Participation in most of our life roles requires communicating with other people. Whether we are at work, taking care of our families and households, or relaxing with friends, communication is a key component to achieving what we need and want to do. The term """"""""communicative participation"""""""" refers to the communication aspects of our involvement in our life roles. When communication disorders interfere with participation in life roles, many negative consequences may follow such as loss of employment opportunities, social isolation, deterioration of personal relationships, and difficulty engaging with community activities and resources such as healthcare services. Better understanding of the variables that influence communicative participation would lead to more effective intervention strategies to remove barriers to life participation for people with chronic communication disorders. Unfortunately, our understanding of communicative participation and the relationships among contributing variables is very limited, partly because of the lack of instruments available for measuring these constructs. We need better scientific instruments for conducting empirical investigations of communicative participation. The purpose of this grant is to advance development that is underway on a measure of communicative participation - the Communicative Participation Item Bank. The item bank currently consists of a set of over 130 candidate items that have undergone qualitative and quantitative psychometric testing in a single population - spasmodic dysphonia. This grant addresses the critical next steps in development of the item bank by (1) conducting psychometric analyses across multiple communication disorder groups (spasmodic dysphonia, multiple sclerosis, amyotrophic lateral sclerosis, and laryngeal cancer) and generating a core item bank with items that are psychometrically invariant across communication disorders;(2) developing one set of targeted short forms for clinical and research applications of the item bank;and (3) comparing measures of communicative participation to current common measures of disease severity and health-related quality of life as part of validity testing of the item bank. The methodology for creating the item bank is adopted from the NIH Patient-Reported Outcomes Measurement Information System (PROMIS) and focuses on the use of Item Response Theory (IRT) for statistical analyses. The long-term goals of this research are to: (1) Advance the science of self-reported outcomes related to communication disorders by developing meaningful and psychometrically sound measures of communicative participation;and 2) Implement the knowledge gained through this research to improve clinical outcomes for people with communication disorders, particularly with regards to their abilities and opportunities to fulfill their life roles and goals.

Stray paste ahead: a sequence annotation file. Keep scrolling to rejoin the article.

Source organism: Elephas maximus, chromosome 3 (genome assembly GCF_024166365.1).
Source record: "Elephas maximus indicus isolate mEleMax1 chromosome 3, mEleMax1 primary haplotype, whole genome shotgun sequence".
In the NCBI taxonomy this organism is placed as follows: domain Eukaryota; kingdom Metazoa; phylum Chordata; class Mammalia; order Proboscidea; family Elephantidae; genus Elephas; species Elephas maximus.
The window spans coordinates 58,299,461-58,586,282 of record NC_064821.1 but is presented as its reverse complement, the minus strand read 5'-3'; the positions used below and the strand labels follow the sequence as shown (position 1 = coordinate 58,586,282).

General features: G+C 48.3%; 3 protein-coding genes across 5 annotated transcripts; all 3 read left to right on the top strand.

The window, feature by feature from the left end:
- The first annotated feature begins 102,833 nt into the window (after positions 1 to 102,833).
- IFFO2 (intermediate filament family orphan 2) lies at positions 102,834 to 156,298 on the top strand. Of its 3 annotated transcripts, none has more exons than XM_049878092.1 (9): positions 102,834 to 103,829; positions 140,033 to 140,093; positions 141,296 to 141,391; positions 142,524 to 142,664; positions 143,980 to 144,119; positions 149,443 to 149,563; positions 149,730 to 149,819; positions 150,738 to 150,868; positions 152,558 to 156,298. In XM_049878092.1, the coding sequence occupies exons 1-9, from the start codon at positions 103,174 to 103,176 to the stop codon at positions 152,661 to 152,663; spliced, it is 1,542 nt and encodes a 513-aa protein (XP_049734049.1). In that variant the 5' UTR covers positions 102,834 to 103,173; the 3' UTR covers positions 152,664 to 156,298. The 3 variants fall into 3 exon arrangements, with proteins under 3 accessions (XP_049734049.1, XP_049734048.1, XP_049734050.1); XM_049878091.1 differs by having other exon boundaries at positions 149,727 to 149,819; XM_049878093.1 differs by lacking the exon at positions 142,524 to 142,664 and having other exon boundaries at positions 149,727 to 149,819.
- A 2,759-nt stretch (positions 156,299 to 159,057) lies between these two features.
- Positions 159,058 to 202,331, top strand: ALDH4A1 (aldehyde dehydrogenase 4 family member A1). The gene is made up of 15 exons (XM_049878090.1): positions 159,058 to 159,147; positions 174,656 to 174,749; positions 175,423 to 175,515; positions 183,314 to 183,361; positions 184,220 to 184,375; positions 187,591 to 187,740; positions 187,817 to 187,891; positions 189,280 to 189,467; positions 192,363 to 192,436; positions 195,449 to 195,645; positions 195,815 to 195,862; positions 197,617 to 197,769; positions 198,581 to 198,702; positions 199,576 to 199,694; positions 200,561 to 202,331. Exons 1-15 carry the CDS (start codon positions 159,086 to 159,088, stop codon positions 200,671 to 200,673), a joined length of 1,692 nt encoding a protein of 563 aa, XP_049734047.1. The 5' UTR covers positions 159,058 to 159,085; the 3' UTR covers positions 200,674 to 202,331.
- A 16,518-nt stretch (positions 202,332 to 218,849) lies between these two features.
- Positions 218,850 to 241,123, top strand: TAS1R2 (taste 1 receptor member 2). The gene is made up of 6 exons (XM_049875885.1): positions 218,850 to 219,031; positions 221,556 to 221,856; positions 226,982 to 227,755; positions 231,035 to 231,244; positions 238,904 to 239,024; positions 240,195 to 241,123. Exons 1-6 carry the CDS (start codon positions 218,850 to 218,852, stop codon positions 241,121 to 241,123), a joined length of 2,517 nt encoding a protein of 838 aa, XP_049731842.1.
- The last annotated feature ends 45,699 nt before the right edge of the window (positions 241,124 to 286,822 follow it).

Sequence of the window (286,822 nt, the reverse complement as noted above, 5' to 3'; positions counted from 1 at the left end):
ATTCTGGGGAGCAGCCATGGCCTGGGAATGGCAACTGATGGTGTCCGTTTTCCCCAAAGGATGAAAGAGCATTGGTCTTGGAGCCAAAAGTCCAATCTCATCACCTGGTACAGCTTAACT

People with communication disorders face a variety of barriers that often leave them unable to fulfill many life roles such as maintaining employment, caring for family and households, and contributing to community activities. One of the goals of speech pathology intervention is to help people with communication disorders participate in a variety of life activities more fully and easily, but this work is hampered by a lack of clinical and research tools specifically designed for addressing the impact of communication disorders on life participation. This research focuses on development of tools that speech pathologists can use to better understand the impact of communication disorders on their clients'life participation, and then to remove barriers to participation for people with communication disorders.
|Yorkston, Kathryn; Baylor, Carolyn; Mach, Helen (2017) Factors Associated With Communicative Participation in Amyotrophic Lateral Sclerosis. J Speech Lang Hear Res 60:1791-1797|
|Bolt, Susan; Eadie, Tanya; Yorkston, Kathryn et al. (2016) Variables Associated With Communicative Participation After Head and Neck Cancer. JAMA Otolaryngol Head Neck Surg 142:1145-1151|
|McAuliffe, Megan J; Baylor, Carolyn R; Yorkston, Kathryn M (2016) Variables associated with communicative participation in Parkinson's disease and its relationship to measures of health-related quality-of-life. Int J Speech Lang Pathol :1-11|
|Baylor, Carolyn; McAuliffe, Megan J; Hughes, Louise E et al. (2014) A differential item functioning (DIF) analysis of the Communicative Participation Item Bank (CPIB): comparing individuals with Parkinson's disease from the United States and New Zealand. J Speech Lang Hear Res 57:90-5|
|Eadie, Tanya L; Lamvik, Kristin; Baylor, Carolyn R et al. (2014) Communicative participation and quality of life in head and neck cancer. Ann Otol Rhinol Laryngol 123:257-64|
|Yorkston, Kathryn M; Baylor, Carolyn; Amtmann, Dagmar (2014) Communicative participation restrictions in multiple sclerosis: associated variables and correlation with social functioning. J Commun Disord 52:196-206|
|Baylor, Carolyn; Yorkston, Kathryn; Eadie, Tanya et al. (2013) The Communicative Participation Item Bank (CPIB): item bank calibration and development of a disorder-generic short form. J Speech Lang Hear Res 56:1190-208|
|Gray, Christina; Baylor, Carolyn; Eadie, Tanya et al. (2012) The Levels of Speech Usage rating scale: comparison of client self-ratings with speech pathologist ratings. Int J Lang Commun Disord 47:333-44|
|Baylor, Carolyn; Hula, William; Donovan, Neila J et al. (2011) An introduction to item response theory and Rasch models for speech-language pathologists. Am J Speech Lang Pathol 20:243-59|
|Baylor, Carolyn; Burns, Michael; Eadie, Tanya et al. (2011) A qualitative study of interference with communicative participation across communication disorders in adults. Am J Speech Lang Pathol 20:269-87|
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